So Now What? Breaking Down The Syrian Peace Talks
A United Nations mediator announced Friday a Syrian government delegation and the Western-backed opposition will meet Saturday “in the same room.”
Joshua Landis, the author of the widely-read blog Syria Comment and the Director of the Center for Middle East Studies at the University of Oklahoma, says this week’s peace conference in Switzerland shows both sides understand there has to be a political solution.
“If they thought they could win militarily, they wouldn’t have gone to Geneva,” Landis says. “The opposition still hopes the United States is going to get rid of Assad for them at some level, and the Syrians still hope that Russia is going to come through, and they’re going to be able to conquer the country.”
Secretary of State John Kerry opened the talks by saying Syrian President Bashar al-Assad should step down, despite the Syrian delegation saying Assad would run for re-election later this year.
“We have diplomacy, and that’s what Kerry is trying to work on, but nobody can figure it out,” Landis says. “It’s a mystery how he can say that Assad has to step down without sending F-16s to Syria.”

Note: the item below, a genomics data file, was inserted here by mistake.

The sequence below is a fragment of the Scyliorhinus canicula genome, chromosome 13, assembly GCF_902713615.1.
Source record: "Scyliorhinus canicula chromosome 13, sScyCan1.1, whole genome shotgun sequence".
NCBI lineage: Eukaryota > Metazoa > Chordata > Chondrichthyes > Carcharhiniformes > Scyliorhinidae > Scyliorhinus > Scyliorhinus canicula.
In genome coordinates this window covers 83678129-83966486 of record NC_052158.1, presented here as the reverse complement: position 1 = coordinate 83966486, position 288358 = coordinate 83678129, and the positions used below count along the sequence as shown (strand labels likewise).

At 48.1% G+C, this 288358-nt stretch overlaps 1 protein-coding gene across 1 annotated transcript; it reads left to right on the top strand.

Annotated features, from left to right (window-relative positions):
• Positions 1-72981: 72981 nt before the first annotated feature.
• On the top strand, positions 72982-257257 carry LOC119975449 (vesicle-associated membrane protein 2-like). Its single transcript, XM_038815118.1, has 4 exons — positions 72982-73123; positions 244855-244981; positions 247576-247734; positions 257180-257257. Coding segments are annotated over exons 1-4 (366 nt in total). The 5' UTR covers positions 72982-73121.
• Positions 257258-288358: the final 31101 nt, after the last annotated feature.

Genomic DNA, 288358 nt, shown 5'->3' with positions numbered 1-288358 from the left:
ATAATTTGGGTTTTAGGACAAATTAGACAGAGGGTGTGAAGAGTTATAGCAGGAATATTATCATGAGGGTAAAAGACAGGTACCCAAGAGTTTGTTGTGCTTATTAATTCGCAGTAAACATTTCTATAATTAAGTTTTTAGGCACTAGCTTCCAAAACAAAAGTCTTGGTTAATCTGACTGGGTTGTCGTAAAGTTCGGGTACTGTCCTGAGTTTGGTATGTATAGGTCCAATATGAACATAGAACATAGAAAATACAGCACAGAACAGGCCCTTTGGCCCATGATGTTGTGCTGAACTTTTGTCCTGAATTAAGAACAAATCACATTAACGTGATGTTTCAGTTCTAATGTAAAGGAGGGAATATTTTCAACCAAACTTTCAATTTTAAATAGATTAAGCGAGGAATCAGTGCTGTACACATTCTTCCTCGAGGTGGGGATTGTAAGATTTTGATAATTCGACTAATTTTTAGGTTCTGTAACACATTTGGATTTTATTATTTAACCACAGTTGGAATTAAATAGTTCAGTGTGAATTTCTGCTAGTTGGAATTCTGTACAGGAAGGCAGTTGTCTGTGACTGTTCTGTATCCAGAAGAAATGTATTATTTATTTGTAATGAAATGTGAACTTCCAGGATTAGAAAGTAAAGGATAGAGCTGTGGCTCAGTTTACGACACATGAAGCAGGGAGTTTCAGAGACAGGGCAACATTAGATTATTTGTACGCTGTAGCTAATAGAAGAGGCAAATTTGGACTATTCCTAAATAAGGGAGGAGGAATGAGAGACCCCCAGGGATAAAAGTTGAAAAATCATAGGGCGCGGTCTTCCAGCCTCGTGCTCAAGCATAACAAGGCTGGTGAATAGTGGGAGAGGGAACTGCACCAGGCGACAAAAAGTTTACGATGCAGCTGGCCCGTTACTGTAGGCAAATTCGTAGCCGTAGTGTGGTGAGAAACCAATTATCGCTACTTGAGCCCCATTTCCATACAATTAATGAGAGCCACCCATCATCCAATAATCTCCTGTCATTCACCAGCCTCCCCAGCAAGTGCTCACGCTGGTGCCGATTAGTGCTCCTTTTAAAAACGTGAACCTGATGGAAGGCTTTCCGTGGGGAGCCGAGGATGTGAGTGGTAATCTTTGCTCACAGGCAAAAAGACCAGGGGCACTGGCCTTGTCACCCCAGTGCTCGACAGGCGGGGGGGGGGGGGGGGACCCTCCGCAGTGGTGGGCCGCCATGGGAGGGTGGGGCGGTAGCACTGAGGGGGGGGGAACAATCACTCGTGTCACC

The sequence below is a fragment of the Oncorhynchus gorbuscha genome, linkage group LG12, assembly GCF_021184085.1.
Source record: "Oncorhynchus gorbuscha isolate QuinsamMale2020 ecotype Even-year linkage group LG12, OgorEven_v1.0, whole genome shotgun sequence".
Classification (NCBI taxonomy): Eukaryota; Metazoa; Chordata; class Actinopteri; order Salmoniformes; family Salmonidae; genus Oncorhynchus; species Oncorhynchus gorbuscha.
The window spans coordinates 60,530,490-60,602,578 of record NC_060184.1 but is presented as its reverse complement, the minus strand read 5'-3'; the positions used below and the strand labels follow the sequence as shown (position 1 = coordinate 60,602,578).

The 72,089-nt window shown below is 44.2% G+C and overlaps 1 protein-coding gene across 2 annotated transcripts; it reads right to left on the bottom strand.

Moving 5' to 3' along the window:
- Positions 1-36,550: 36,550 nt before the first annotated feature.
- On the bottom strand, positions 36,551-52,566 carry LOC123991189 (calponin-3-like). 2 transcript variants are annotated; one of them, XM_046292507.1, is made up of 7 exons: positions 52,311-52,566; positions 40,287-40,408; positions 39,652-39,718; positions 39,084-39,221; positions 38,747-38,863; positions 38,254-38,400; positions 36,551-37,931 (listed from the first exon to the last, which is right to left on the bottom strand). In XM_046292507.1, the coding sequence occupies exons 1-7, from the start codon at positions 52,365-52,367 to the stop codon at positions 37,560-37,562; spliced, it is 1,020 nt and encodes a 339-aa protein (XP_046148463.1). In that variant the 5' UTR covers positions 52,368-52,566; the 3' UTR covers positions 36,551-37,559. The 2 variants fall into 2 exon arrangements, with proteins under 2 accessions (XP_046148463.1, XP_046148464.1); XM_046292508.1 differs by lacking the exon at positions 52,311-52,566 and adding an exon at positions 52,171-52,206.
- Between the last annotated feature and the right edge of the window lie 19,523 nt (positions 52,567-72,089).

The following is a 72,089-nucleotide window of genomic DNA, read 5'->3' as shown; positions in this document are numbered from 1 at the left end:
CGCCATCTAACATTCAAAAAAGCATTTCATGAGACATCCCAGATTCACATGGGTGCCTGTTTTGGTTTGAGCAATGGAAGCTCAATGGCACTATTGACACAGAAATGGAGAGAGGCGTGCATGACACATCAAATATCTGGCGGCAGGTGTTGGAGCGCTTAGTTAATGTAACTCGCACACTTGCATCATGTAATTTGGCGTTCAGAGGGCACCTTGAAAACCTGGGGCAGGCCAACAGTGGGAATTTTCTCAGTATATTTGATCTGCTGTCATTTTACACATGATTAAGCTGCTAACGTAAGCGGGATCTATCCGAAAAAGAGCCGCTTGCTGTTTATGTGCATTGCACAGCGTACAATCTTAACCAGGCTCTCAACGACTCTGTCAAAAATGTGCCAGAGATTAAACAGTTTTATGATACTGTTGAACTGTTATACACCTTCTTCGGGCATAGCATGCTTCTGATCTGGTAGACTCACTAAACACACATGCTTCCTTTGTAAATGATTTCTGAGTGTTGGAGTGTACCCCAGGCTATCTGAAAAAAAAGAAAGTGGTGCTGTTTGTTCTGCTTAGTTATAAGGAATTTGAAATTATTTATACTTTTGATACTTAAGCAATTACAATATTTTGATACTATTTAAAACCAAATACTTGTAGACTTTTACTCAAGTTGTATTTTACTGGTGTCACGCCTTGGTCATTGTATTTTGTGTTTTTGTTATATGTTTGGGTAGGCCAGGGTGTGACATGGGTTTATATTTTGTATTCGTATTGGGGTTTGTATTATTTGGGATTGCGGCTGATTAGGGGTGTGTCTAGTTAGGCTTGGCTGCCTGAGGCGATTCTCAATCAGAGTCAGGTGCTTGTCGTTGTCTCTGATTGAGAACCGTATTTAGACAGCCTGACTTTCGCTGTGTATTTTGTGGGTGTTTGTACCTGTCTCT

Landis says a larger question will be how external players, such as Iran and Saudi Arabia, using Syria as a proxy settle their differences.
“Most of the money and arms going into Syria are coming from these two actors,” Landis says. “Until they sit down and begin to agree on what’s acceptable to them in Syria, their clients are going to have a hard time sitting down and agreeing.”
So what can the two sides get out of this?
“Greater movement for aid workers, and perhaps some ceasefires,” Landis says. “The problem is once you begin negotiating a ceasefire, if you leave Assad in place, you’re partitioning Syria, and ‘partition’ is the word that nobody wants to use.”
Landis says most wars only end when sides recognize they can’t conquer their enemy, but with battle lines clearly drawn, the likely stalemate in Geneva shows Syria isn’t there yet.
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